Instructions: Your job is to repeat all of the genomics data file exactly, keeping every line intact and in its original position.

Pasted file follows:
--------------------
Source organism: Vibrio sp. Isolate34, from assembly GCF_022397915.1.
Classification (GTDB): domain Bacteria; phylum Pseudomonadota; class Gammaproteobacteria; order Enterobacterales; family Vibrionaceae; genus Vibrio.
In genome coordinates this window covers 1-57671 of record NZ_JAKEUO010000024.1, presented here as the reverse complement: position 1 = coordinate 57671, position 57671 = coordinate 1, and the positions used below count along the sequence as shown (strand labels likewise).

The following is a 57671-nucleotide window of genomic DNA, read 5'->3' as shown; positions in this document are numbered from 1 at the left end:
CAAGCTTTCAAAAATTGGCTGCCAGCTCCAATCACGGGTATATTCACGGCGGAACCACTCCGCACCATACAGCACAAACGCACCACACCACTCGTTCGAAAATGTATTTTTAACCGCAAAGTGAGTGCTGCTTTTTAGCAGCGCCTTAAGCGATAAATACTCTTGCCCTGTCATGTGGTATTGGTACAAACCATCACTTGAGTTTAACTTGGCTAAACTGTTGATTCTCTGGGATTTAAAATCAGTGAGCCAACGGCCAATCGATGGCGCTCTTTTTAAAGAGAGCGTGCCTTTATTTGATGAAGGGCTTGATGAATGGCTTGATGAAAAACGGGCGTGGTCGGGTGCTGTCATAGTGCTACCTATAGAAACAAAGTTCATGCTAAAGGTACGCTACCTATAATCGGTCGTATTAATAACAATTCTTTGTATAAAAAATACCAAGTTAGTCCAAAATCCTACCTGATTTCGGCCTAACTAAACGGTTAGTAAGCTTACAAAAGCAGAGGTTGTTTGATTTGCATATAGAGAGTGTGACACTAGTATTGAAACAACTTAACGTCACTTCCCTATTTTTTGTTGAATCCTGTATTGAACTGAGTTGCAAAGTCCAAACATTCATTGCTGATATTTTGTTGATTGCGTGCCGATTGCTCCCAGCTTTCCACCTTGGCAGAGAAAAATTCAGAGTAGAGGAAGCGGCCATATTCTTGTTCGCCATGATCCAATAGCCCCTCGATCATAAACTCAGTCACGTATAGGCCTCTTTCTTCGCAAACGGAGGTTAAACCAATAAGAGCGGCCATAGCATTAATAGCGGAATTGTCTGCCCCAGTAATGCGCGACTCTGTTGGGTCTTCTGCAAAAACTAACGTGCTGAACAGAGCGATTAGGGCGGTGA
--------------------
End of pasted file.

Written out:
Source organism: Vibrio sp. Isolate34, from assembly GCF_022397915.1.
Classification (GTDB): domain Bacteria; phylum Pseudomonadota; class Gammaproteobacteria; order Enterobacterales; family Vibrionaceae; genus Vibrio.
In genome coordinates this window covers 1-57671 of record NZ_JAKEUO010000024.1, presented here as the reverse complement: position 1 = coordinate 57671, position 57671 = coordinate 1, and the positions used below count along the sequence as shown (strand labels likewise).

The following is a 57671-nucleotide window of genomic DNA, read 5'->3' as shown; positions in this document are numbered from 1 at the left end:
CAAGCTTTCAAAAATTGGCTGCCAGCTCCAATCACGGGTATATTCACGGCGGAACCACTCCGCACCATACAGCACAAACGCACCACACCACTCGTTCGAAAATGTATTTTTAACCGCAAAGTGAGTGCTGCTTTTTAGCAGCGCCTTAAGCGATAAATACTCTTGCCCTGTCATGTGGTATTGGTACAAACCATCACTTGAGTTTAACTTGGCTAAACTGTTGATTCTCTGGGATTTAAAATCAGTGAGCCAACGGCCAATCGATGGCGCTCTTTTTAAAGAGAGCGTGCCTTTATTTGATGAAGGGCTTGATGAATGGCTTGATGAAAAACGGGCGTGGTCGGGTGCTGTCATAGTGCTACCTATAGAAACAAAGTTCATGCTAAAGGTACGCTACCTATAATCGGTCGTATTAATAACAATTCTTTGTATAAAAAATACCAAGTTAGTCCAAAATCCTACCTGATTTCGGCCTAACTAAACGGTTAGTAAGCTTACAAAAGCAGAGGTTGTTTGATTTGCATATAGAGAGTGTGACACTAGTATTGAAACAACTTAACGTCACTTCCCTATTTTTTGTTGAATCCTGTATTGAACTGAGTTGCAAAGTCCAAACATTCATTGCTGATATTTTGTTGATTGCGTGCCGATTGCTCCCAGCTTTCCACCTTGGCAGAGAAAAATTCAGAGTAGAGGAAGCGGCCATATTCTTGTTCGCCATGATCCAATAGCCCCTCGATCATAAACTCAGTCACGTATAGGCCTCTTTCTTCGCAAACGGAGGTTAAACCAATAAGAGCGGCCATAGCATTAATAGCGGAATTGTCTGCCCCAGTAATGCGCGACTCTGTTGGGTCTTCTGCAAAAACTAACGTGCTGAACAGAGCGATTAGGGCGGTGA